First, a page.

Tuesday, June 28, 2011

what makes you put a book down?

so that whole thing i said last week about making time/sacrifices for your writing?
yeah, i forgot to mention - i also sacrifice internet time for writing. that's just my little way of saying, between BILLY D revisions and BUTTER edits (and hopefully writing GRIM or something new), i'm probably going to be down to 1 or 2 blog posts per week throughout the summer. but i'll be around on twitter, so say hi! :)

on to today's post:

i want to know: What Makes You Put a Book Down?

i was asked that question the first (and only) time i ever attended a book club. i embarrassed myself by misunderstanding the question and said something like, "oh, you know, when i have to go to work and go to sleep and stuff..." o.o
what they meant was, of course, when do you put a book down FOREVER and decide not to finish it?

this question shocked me at the time. i was very much a "finish what you start" kind of gal, and it seemed wrong somehow to not see a book through to the end, even if you were reading it for pleasure and not enjoying it.
but that's the whole point, isn't it? pleasure? enjoyment?

i've since learned it's okay to not finish a book. or at least, i've gotten better about setting aside stories i'm not enjoying.. for now. some of the books in my "to be read" pile could easily be added to a "try try again" pile. i always tell myself i'll pick up the book again later and give it another shot. however, i rarely do this.
that's probably part of the reason i badgered my beta reader, K, to tell me any and all points in the current WIP where it could be put down - put down for now or put down forever - because we all want to write a page-turner, right?

and it got me thinking about what makes ME put down a book for good.
#1 - sloooooow pacing. maybe it's because i read so much YA these days, but i have little patience for a turtle's pace. if one page doesn't pull right into the next, i'm likely to fall asleep or get distracted and, ultimately, put the book down.
#2 - boring. not in pace, but in storyline. if it's not something new and unpredictable, or if the characters are just ordinary with ordinary things happening to them, i tend to walk away. i mean, if i want ordinary, i'll just look at my own life. why read about someone else's?
#3 - lack of plot/tension. i may love the characters, but if i'm not on the edge of my seat yearning for them to get what they want, then why would i keep reading? i have cool "characters" to hang out with in the real world. i need a story too.
***disclaimer: i may or may not personally struggle with one or all of the above issues in my own writing. (hence the badgering of my beta.)

other things that could lead to me skimming or altogether skipping the rest of a book i've started:
- unlikeable characters
- poor writing, small vocabulary
- elements or scenes i find personally disturbing (everyone's got their thing they'd rather not read about.)

and there are exceptions to my own rules, naturally. Vonnegut, Kerouac and Thompson have all sucked me straight through stories despite a lack of plot (#3), thanks to amazing writing.

so, as those book clubbers once asked me, What makes YOU put a book down?


E.J. Wesley said...

Ya know, I very rarely put a book down. Once I commit to reading, I tend to be very forgiving. I've just had too many books get good-to-great in the last 1/3 to give up. I'll quit watching a TV show, but it's hard for me to give up on a story. I just think the more I read (and write), the more I understand that there are many, many ways to tell a story and convention isn't always correct.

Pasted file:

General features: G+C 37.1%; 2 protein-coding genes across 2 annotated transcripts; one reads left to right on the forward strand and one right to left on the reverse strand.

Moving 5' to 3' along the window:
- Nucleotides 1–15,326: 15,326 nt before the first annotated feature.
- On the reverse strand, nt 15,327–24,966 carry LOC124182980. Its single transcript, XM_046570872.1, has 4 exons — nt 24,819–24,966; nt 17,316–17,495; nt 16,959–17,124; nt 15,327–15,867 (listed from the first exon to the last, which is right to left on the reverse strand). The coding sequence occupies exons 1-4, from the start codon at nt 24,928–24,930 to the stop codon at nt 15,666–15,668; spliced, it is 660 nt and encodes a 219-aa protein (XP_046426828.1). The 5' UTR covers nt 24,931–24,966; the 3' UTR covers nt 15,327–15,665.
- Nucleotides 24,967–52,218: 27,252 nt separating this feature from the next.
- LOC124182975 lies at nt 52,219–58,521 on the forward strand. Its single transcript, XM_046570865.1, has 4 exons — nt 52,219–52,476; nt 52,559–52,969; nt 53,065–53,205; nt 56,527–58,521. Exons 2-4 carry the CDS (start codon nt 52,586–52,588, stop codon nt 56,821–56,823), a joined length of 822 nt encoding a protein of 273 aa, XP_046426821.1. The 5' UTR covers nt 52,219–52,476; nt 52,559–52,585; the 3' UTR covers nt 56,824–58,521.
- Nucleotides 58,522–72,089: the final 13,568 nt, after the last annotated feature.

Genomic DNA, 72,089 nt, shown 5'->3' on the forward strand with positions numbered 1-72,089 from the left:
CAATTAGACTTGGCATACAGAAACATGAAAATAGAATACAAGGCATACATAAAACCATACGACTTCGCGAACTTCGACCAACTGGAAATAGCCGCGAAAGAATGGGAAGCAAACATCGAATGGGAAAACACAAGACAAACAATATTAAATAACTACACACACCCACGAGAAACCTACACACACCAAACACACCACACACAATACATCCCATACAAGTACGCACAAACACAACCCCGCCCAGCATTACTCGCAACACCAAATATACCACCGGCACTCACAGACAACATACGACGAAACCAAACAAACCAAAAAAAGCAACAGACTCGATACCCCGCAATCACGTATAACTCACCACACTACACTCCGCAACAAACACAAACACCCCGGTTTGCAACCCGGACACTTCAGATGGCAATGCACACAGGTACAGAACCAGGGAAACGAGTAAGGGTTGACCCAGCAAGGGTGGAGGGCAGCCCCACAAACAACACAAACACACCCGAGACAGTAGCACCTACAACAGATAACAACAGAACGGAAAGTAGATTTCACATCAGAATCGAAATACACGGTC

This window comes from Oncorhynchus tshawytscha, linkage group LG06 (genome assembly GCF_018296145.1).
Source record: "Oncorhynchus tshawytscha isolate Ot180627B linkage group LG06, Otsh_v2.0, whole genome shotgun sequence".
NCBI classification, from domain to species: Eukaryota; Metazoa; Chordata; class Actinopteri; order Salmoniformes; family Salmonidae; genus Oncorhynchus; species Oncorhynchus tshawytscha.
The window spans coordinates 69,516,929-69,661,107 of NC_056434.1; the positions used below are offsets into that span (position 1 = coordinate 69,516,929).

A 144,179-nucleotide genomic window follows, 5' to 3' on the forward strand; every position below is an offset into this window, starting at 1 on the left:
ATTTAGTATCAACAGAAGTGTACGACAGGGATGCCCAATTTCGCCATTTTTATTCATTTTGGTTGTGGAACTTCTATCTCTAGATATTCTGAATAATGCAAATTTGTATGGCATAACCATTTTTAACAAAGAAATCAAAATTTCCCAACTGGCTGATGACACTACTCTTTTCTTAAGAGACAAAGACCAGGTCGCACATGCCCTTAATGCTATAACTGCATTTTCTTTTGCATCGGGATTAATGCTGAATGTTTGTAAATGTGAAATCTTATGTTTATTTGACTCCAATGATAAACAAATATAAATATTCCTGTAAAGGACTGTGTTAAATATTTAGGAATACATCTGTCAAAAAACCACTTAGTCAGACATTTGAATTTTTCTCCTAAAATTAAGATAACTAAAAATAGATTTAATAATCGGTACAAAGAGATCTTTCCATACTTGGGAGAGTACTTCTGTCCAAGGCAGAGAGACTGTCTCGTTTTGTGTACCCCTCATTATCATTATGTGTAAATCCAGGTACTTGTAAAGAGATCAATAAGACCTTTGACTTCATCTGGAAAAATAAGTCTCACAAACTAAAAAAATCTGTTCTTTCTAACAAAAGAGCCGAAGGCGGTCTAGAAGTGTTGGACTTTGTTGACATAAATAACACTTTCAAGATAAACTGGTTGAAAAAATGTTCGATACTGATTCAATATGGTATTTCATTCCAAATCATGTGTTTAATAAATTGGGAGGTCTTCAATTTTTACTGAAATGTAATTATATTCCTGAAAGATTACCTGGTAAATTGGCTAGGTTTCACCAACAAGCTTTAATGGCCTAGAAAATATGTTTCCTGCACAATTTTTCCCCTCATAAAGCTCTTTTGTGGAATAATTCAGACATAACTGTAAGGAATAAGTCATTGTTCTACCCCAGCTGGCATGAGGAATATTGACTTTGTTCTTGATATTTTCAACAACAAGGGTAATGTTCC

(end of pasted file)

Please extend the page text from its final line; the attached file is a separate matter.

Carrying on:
So what if a story doesn't 'hook me' in the first couple of chapters? I read as much for the thoughtful slow-burn as I do the rush. If I want to be titillated at every turn I'll go watch Transformers this weekend. (I will, btw.) If I want to experience something I'll be thinking about two years from now I'll re-read The Stand. A good recent example of this for me was The Girl With The Dragon Tattoo. I read it and loved it, but couldn't really tell you why until I'd finished it. Had I stopped halfway through I'd probably have wondered what all the fuss was about.

Now that I say that, there's one series that I started reading (there's like 12 books in the series) and only made it through the 2nd book. I do plan to go back to them at some point, but reading them is such a slog. Too many cliched characters, the writing is a bit stilted, and half the scenes seem somewhat pointless. Plus there seem to be an inordinate amount of typos. It's totally the author's world, meaning they don't seem to be written with readers in mind whatsoever. I do think there can be value in such stories--Lord of the Rings comes to mind as a story written for the author, and not so much the reader--but the themes, etc. have to be pretty epic for that to work.

Thought provoking stuff, as always, EJ! :-)

E.J. Wesley said...

Ha! Just spotted my own 'typo'. What the heck do I know?

erinjade said...

EJ, that's a good point about books that pick up in the back half - like a payoff for taking the time to get to know the characters and the world. GWtDT is a great example. (though i admit i nearly put that one down several times for more than one of my 3 reasons listed above.)

and hey, typo? what typo? ;) haha!

Heather Anastasiu said...

Love this. What a great question to ask oneself as an author (and to ask betas!)--what parts of this book are put-down-able!!! Awesome! One big part of why I love YA so much is the pace and continual tension. Focusing on keeping this high pace/tension as a writer has, I think, resulted if far better story-telling.

erinjade said...

Heather, agreed. one of the reasons i love YA is the constant page-turning. not that there has to be constant action - but, as you said, TENSION - whether between characters or in the plot, etc... something to always push the reader forward.